On The Worship of Authority
On Monday, January 13, two Fullerton, California police officers charged with the beating death of Kelly Thomas were acquitted, and the prosecutor announced his decision not to press charges against a third officer involved. Millions who had been following the story met the verdict with incredulity: How could anyone who watched that horrific video of Thomas pinned down and brutally beaten with fists and batons, begging for his life and calling out for his father, have possibly returned any verdict but guilty?
The answer lies in a famous psychological experiment — the Milgram Experiment — conducted in 1961. This experiment, conducted when the Nuremberg trials were still a recent memory, led subjects to believe they were torturing a fellow subject in the next room (who in fact was a confederate pretending to be a volunteer, and suffered no actual pain) with increasingly powerful electric shocks. Reassured by scientists in white coats that they would assume all responsibility, and urged to continue, subjects continued to (so far as they knew) inflict more and more painful shocks on their fellow subjects, even as the screams became louder and then went silent. In short, these people were willing to inflict pain on strangers who were begging for mercy, to the point of unconsciousness and possible death, based on the assurances of “responsible authority figures,” so long as the victim was framed as an outsider.
Developmental psychologists tell us that children are initially socialized to view political authority as an extension of their parents’ authority. The president is first viewed as a sort of Mommy or Daddy, with all Americans as the family. Gradually actors like Congress, the courts, and so forth enter the picture — at first understood as simply “helpers” to the President, and only later as constitutional checks to presidential authority. But the aura of parental authority persists, on a subliminal level, even then.
This continuing aura of authority stimulates a tendency to give political leaders the benefit of the doubt when they start wars (“they must be privy to information that we’re not”) and to view formal systems of authority as things that exist by popular consent in order to address common problems (“the government is just all of us”). Nowhere is this ingrained tendency more evident than in the view of police officers inculcated in small children. “The policeman is your friend.” “If you’re ever in trouble or need help, call a policeman.” “They must have been doing something wrong, or they wouldn’t have been arrested.”
But this is simply untrue. Perhaps in years past, police were mostly benign presences in neighborhoods or small towns where local residents had long known both each other and the officer on the beat (although even here things might not seem so benign to vagrants or members of racial minorities). But today a major portion of officers on metropolitan police forces of any size are people who self-selected police work based on authoritarian personalities and a desire to brutalize others; another portion are encultured into brutality after they join the force, and most of those who don’t fall into either of the first two categories learn to honor the blue code of silence when they witness brutality by others in their “band of brothers.”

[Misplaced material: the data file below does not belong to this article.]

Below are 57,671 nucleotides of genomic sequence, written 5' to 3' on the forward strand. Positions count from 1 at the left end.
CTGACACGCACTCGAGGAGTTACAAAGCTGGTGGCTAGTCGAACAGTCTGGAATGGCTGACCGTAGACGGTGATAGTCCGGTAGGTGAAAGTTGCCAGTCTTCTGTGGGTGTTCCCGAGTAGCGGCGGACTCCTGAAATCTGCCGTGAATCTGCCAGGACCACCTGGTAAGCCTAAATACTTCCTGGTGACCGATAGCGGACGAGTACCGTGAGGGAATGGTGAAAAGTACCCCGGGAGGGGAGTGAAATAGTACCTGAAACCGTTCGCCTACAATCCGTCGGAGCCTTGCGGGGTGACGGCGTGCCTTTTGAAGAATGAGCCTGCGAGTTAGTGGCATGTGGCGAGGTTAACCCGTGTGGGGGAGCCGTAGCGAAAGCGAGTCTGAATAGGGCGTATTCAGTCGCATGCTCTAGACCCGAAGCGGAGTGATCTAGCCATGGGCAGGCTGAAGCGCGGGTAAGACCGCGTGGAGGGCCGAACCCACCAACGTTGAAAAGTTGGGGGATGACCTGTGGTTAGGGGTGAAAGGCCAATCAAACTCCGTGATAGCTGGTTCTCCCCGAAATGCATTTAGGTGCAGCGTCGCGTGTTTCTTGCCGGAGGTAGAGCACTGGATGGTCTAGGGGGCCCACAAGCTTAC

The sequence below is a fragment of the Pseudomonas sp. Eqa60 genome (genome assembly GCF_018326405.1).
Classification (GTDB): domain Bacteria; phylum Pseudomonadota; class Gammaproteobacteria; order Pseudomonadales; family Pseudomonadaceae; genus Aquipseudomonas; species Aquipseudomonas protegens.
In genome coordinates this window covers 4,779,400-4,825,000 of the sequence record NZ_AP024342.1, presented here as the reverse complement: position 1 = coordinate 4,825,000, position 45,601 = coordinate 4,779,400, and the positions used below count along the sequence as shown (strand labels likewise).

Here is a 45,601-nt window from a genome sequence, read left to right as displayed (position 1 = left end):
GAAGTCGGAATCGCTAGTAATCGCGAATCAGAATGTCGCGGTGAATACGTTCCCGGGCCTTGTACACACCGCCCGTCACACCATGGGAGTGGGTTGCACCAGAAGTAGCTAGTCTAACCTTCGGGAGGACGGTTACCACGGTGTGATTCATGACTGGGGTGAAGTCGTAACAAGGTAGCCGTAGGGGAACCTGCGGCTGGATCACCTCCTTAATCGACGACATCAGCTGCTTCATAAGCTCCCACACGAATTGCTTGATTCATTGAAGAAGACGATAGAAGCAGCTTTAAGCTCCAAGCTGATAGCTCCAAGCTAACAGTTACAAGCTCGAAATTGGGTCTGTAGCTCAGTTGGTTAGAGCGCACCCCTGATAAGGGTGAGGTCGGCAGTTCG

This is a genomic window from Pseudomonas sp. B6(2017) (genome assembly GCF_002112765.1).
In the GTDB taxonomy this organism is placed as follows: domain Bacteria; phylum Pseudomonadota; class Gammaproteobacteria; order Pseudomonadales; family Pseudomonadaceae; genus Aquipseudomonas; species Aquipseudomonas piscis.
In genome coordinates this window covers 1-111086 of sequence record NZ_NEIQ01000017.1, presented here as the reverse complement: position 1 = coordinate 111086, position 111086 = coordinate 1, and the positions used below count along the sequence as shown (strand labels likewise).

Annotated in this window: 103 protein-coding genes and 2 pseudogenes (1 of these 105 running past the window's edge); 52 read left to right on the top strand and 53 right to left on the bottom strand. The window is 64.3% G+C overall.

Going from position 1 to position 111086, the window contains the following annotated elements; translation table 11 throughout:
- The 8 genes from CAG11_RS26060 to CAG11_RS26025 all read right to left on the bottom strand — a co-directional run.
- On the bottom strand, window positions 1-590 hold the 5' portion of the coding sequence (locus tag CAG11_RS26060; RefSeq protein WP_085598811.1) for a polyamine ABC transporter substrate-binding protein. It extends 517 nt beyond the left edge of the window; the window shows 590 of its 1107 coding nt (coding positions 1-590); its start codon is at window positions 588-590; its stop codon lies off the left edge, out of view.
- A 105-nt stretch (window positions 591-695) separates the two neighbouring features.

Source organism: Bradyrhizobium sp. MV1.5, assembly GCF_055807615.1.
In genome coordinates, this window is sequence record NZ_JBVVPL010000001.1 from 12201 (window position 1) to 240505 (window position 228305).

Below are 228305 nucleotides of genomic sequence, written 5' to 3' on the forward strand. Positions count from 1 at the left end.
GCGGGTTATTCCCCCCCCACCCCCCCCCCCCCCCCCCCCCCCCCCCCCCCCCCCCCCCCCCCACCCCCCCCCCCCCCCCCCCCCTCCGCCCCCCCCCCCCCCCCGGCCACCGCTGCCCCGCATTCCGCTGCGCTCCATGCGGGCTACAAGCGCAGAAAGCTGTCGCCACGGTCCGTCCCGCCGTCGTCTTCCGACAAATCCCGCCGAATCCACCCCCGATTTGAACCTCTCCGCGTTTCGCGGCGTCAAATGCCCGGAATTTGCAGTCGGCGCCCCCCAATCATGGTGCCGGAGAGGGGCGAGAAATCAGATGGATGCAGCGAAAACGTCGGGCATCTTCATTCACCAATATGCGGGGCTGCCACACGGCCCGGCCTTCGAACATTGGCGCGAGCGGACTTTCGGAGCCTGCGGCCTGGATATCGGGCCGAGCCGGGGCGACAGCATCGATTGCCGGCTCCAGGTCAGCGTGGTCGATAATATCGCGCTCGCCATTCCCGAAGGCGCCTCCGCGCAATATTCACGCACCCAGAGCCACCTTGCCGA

What happened to Thomas is standard police operating procedure in most jurisdictions: Continue to brutalize someone who’s been rendered physically incapable of resistance — other than involuntary spasms from unbearable agony — while continuing to yell “Stop resisting! Stop resisting!” Local police forces are sordid empires of criminality based on planted evidence, entrapment, coerced testimony, “civil forfeiture” racketeering with stolen property and dogs trained to falsely alert on command. Thanks to the gravy train of federal military surplus hardware and military cross-training, police forces are militarized to the point that SWAT teams are used to serve routine search or arrest warrants — battering down doors, shooting pets, ransacking houses and terror families in the dead of night just like Soviet or Nazi-era secret police. Police forces increasingly view civilians as an occupied enemy population to be awed with random shows of force.
Until most people abandon their state-inculcated respect for uniformed authority, and their willingness to treat officially defined outsiders as the “other,” the Rodney King and Kelly Thomas verdicts — and uncounted such verdicts yet unnamed — will continue.
Kevin Carson is a senior fellow of the Center for a Stateless Society (c4ss.org) and holds the Center’s Karl Hess Chair in Social Theory.